Macey: Don’t settle on any aspect of your special day for hesitant or intolerant friends or family. The ones who love you will show up. We were very lucky that virtually all our friends and family attended our wedding and those that couldn’t come weren’t able to due to health reasons (the venue was far for everyone). Our wedding was everything we wanted it to be and I honestly couldn’t imagine changing anything for other people. It’s your day so you should celebrate exactly how you want to. I would also say to work with vendors who are either LGBTQ+ or are completely comfortable working within the community. It was refreshing to work with an LGBTQ-owned venue where there was never that awkward coming out moment when you have to explain that your fiancee is a woman, a man or nonbinary (or however you identify as a couple). There have been a few moments when well-meaning work colleagues refer to my partner as my husband (they didn’t know) and I have to gently correct them. It was nice that I never had to do that during our big day.
Advice for vendors and venues working with LGBTQ+ couples?
Alaina: Make it as clear as you possibly can that you are LGBTQ-friendly. It’s so easy to just make sure to at least share an LGBTQ+ photo once in a while on Instagram or wherever you normally drum up your business (marketing materials, your website/blog, Facebook, wedding shows, etc.). Our major vendors were, for the most part, easy: Our wedding photographer also photographed our proposal, our venue and wedding coordinator are LGBTQ-owned businesses. With every small purchase like our cake topper and custom signage, I had a moment of hesitation every time—will they turn us down because we are an LGBTQ+ couple? If this vendor only has Mr. and Mrs. guest books in their shop does that mean they don’t make customs? It always makes things easier for your LGBTQ+ potential customers if we can see immediately that you’re thinking of us, including us and ready to work with us. Macey and I also are both read as feminine and use she/her pronouns; I noticed a lot of gendered language when we were wedding planning. If you’re a wedding pro, look for those details because they matter to your clients. Does the venue have gendered restrooms? Is the word “bride” everywhere? Can you trust that your staff won’t misgender couples and their guests? Our DJ, for example, specifically asked us if we wanted to be announced when we walked into our reception and if so, how. He didn’t assume we would want to be announced as “the brides” or “Mrs. and Mrs.” Our photographer never posed us according to gender roles. Our wedding coordinator asked us about our wedding party’s role instead of assuming we had “bridesmen” and “bridesmaids.”
Macey: Going off of my response earlier, I think it would be great if vendors made it so couples wouldn’t have to come out over and over again or explain their relationship. If you do cake toppers, automatically show the two brides or groom toppers if you make them. This way someone won’t have to ask if customization is possible. They can look through their options just like heterosexual couples.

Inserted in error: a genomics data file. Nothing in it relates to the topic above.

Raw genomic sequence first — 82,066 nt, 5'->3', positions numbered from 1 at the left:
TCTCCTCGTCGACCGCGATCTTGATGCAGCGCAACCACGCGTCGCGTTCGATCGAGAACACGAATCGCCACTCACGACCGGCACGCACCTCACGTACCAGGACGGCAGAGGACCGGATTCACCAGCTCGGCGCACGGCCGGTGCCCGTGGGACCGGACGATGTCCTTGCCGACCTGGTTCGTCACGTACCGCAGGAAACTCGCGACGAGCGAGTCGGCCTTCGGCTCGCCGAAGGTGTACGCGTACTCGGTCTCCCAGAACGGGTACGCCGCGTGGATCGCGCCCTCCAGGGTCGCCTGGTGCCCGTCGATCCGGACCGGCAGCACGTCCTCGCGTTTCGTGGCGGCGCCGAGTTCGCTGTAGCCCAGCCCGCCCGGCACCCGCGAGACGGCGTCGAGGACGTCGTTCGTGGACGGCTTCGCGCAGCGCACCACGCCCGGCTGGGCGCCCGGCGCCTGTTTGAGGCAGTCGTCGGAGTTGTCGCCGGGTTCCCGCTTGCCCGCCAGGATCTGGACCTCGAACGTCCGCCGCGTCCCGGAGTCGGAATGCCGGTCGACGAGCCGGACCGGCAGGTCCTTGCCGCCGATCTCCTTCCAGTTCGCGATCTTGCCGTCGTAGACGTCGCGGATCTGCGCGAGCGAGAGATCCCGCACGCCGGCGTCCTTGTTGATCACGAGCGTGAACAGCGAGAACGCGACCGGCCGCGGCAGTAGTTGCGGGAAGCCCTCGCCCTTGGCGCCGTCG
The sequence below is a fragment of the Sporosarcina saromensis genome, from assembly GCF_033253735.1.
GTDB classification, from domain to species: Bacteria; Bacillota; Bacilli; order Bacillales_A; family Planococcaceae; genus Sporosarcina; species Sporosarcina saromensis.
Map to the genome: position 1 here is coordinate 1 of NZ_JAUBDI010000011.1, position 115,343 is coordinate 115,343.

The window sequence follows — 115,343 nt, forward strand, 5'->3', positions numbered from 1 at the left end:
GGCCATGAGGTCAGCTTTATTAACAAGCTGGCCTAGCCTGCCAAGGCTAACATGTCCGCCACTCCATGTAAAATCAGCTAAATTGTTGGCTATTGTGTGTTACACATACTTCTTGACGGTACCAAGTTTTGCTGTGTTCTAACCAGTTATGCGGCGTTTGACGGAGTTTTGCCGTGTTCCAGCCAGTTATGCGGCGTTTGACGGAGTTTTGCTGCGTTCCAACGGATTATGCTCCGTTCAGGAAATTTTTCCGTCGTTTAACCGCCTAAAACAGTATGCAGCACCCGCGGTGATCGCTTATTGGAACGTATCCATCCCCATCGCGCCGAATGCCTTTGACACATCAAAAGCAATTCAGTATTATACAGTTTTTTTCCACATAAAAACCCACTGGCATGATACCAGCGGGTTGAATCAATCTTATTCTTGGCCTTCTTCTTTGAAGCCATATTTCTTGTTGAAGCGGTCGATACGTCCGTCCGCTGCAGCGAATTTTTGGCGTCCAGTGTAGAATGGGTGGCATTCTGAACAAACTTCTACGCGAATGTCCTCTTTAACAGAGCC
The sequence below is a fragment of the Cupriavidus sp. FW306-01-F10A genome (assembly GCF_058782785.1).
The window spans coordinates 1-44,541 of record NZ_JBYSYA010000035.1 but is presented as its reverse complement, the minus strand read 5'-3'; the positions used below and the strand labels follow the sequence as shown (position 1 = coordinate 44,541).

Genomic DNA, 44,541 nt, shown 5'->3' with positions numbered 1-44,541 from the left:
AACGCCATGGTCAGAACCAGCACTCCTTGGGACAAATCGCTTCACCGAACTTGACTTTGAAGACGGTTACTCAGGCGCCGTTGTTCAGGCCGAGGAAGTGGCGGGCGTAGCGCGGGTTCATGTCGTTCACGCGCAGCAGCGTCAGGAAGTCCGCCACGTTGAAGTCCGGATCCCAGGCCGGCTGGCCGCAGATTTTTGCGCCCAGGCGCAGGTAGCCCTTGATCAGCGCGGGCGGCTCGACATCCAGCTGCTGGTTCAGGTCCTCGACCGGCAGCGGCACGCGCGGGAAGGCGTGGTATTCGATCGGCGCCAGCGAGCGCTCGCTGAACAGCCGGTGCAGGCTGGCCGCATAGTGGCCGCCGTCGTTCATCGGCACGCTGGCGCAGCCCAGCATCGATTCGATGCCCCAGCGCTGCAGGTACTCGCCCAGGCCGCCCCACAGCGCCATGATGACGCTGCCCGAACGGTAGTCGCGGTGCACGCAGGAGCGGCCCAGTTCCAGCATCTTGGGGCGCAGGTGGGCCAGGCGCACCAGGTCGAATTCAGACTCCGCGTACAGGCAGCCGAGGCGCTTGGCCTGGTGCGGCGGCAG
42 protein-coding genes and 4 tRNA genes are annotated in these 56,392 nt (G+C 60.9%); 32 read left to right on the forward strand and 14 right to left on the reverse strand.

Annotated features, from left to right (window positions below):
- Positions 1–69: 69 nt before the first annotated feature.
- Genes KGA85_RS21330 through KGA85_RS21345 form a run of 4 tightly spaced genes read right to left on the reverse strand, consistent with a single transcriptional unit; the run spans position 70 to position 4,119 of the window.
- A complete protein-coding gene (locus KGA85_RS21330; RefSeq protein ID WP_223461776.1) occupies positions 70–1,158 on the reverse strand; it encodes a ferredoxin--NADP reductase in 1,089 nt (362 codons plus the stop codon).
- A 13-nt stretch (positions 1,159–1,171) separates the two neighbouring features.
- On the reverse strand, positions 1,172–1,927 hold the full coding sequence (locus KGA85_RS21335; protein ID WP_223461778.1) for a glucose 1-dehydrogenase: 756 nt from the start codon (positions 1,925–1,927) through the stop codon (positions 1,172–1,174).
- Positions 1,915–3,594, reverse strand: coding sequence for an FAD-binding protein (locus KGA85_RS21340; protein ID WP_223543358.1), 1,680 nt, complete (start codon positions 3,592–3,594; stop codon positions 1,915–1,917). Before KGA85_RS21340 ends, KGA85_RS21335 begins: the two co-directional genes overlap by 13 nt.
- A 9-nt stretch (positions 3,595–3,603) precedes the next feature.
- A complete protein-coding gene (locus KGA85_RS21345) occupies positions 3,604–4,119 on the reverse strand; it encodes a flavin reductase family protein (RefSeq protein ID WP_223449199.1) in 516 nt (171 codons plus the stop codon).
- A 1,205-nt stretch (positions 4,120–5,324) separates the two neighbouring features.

What challenges did you face as an LGBTQ+ couple planning your wedding?
Alaina: I feel so fortunate that we really didn’t face any major (or even minor) challenges. We got married in a historically LGBTQ+ location, which helped and as I said, a gay-owned venue. I had to do a bit more research to make sure wedding professionals were LGBTQ-friendly before hiring them but that was really it. Most of the challenges we faced were specific to accessibility; I have a disability and so do several of our guests and wedding party members. It was difficult to find a venue that was wheelchair-accessible and willing to help us figure out how to have an oceanside ceremony that mobility aid users could attend. I really never felt like I had to come out as queer during the planning process, but I often felt like I had to either out myself as disabled or specify that we had disabled guests coming. It would be a lot easier if wedding professionals made accessibility an automatic part of their job so the burden isn’t always on the couple to handle it.
Macey: Honestly, I was lucky in that I can’t really think of any challenges we faced as a couple. We live in and got married in a traditionally liberal state. That’s not to say there aren’t problematic places around here but I was fortunate to feel just like any other bride when interacting with vendors.
Photographer: Melissa van Ruiten Photography
Second Shooter: Cal Bingham
Wedding Planner: Contagious Events
Venue: The Crown and Anchor
Macey’s Dress: Sophia Tolli
Alaina’s Dress: Sew Maggie Jean (currently inactive)
Alaina’s Wedding Skirt: Tutus Chic Originals
Cake: Angela Sowersby
Hair and Makeup: Laura Jean
Nails: Polished Boston
Officiant: Sarah Jo Enloe
DJ: Chris Racine at the Crown and Anchor
Book Bouquets: The Paper Girl
Wedding Rings: Brilliant Earth
Engagement Locket: Metal Couture
Engagement Ring: Brilliant Earth
Logo: Emery Allard Smith
Photo Booth: Pose
Vow Books: The Art of Etiquette
Fin Leary Lavoie
MOST VIEWED STORIES
- This Great Gatsby wedding in Walnut Grove, California, featured a casino speakeasy reception
- The queer Christmas story you’ve been waiting for
- Our lesbian love story: St. Pete Beach engagement with a proposal photographer
- Black and yellow poolside wedding in Palm Springs, California
- Home for the holidays anniversary photo shoot